CUP Undergraduate Research

Date of Award


Document Type



College of Health and Human Services



Degree Name

Psychology, BA

First Advisor

Reed Mueller, Ph.D.


The objective of this research was to assess differences in academic self-efficacy between demographic classifications, with special regard to differences between first- and continuing-generation college students. Additionally, I explored the relationship between levels of academic self-efficacy and perceived stress within the academic domain. Bandura (1997) coined the term self-efficacy to refer to the individual’s belief that they can take necessary action in order to achieve their goals. In this thesis, I aimed to measure the success of a written academic self-efficacy intervention within a college freshman sample, but the lack of sufficient matched pairs led me to modify the secondary hypothesis to instead measure the changes in academic self-efficacy between two time intervals. Regarding the primary hypotheses, the analyses revealed no significant relationship between academic self-efficacy and generational status, nor a correlation between academic self-efficacy scores and perceived stress scores. However, additional analyses were conducted to identify gender and race/ethnicity as areas of interest in student stress outcomes, as female participants and students of color reported significantly higher stress levels. This research was limited by a small sample size and limited generalizability. I made future recommendations to address these disparities and apply this information in a productive capacity.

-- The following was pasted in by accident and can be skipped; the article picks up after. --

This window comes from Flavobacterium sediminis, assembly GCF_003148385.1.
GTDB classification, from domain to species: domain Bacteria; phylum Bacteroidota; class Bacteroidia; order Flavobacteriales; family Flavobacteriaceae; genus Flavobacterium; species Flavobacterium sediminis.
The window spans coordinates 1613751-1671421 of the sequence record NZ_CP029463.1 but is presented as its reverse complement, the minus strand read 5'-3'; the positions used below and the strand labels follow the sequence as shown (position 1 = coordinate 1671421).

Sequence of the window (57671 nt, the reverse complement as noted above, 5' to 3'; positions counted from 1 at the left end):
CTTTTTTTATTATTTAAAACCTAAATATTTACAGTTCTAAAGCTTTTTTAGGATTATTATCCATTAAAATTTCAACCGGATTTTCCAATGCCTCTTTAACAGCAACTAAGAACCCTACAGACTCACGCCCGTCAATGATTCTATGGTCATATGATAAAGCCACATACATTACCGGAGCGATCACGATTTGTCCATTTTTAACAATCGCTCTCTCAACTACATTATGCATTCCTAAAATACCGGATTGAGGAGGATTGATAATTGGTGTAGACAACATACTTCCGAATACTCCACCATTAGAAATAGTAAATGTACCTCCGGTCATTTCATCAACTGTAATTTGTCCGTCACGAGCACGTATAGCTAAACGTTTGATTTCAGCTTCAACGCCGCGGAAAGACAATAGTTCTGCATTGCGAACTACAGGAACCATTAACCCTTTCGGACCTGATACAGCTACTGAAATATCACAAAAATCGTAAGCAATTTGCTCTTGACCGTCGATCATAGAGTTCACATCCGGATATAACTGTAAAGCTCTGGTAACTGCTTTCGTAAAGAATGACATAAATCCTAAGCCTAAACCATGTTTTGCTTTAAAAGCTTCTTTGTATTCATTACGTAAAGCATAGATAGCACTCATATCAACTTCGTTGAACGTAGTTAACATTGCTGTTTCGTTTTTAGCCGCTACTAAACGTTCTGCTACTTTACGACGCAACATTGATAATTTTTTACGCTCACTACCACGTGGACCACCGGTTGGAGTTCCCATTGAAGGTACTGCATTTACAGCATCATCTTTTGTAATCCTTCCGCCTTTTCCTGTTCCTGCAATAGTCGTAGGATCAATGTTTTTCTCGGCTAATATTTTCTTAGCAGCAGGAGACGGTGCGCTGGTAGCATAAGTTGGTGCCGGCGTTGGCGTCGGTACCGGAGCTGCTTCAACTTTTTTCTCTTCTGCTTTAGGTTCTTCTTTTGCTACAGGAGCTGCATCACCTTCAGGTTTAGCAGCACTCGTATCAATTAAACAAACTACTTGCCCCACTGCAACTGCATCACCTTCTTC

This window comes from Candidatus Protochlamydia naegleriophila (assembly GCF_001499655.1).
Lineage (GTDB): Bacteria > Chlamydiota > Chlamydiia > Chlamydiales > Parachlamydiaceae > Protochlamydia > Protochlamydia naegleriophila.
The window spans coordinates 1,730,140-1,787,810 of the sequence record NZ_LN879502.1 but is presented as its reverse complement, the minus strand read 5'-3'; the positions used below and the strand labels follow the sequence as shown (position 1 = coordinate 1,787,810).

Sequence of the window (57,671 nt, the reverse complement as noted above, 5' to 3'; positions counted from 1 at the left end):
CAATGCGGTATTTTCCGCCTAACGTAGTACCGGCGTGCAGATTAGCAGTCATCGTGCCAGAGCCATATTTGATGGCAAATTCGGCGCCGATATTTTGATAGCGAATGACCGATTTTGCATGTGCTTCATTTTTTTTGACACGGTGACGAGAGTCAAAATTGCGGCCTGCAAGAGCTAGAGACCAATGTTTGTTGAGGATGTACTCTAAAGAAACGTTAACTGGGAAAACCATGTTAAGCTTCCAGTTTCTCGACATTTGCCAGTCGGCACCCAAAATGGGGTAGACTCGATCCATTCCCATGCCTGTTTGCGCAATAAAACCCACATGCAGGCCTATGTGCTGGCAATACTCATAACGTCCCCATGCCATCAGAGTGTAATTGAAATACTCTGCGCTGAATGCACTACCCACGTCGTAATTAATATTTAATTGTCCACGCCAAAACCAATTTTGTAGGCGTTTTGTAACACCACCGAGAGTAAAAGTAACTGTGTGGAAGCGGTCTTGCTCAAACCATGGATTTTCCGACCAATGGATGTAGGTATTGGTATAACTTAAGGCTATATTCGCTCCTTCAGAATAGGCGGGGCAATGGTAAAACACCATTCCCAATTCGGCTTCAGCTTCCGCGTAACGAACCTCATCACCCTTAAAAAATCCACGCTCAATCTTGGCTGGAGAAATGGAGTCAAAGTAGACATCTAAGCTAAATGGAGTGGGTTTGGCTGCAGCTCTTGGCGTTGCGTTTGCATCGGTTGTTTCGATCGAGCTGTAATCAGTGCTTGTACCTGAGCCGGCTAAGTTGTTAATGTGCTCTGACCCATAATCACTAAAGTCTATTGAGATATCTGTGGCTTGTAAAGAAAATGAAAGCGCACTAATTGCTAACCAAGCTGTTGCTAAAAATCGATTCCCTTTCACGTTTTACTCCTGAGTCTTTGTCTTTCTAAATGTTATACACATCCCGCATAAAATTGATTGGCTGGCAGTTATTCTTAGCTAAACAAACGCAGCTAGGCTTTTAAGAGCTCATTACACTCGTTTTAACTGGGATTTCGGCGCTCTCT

Included in

Psychology Commons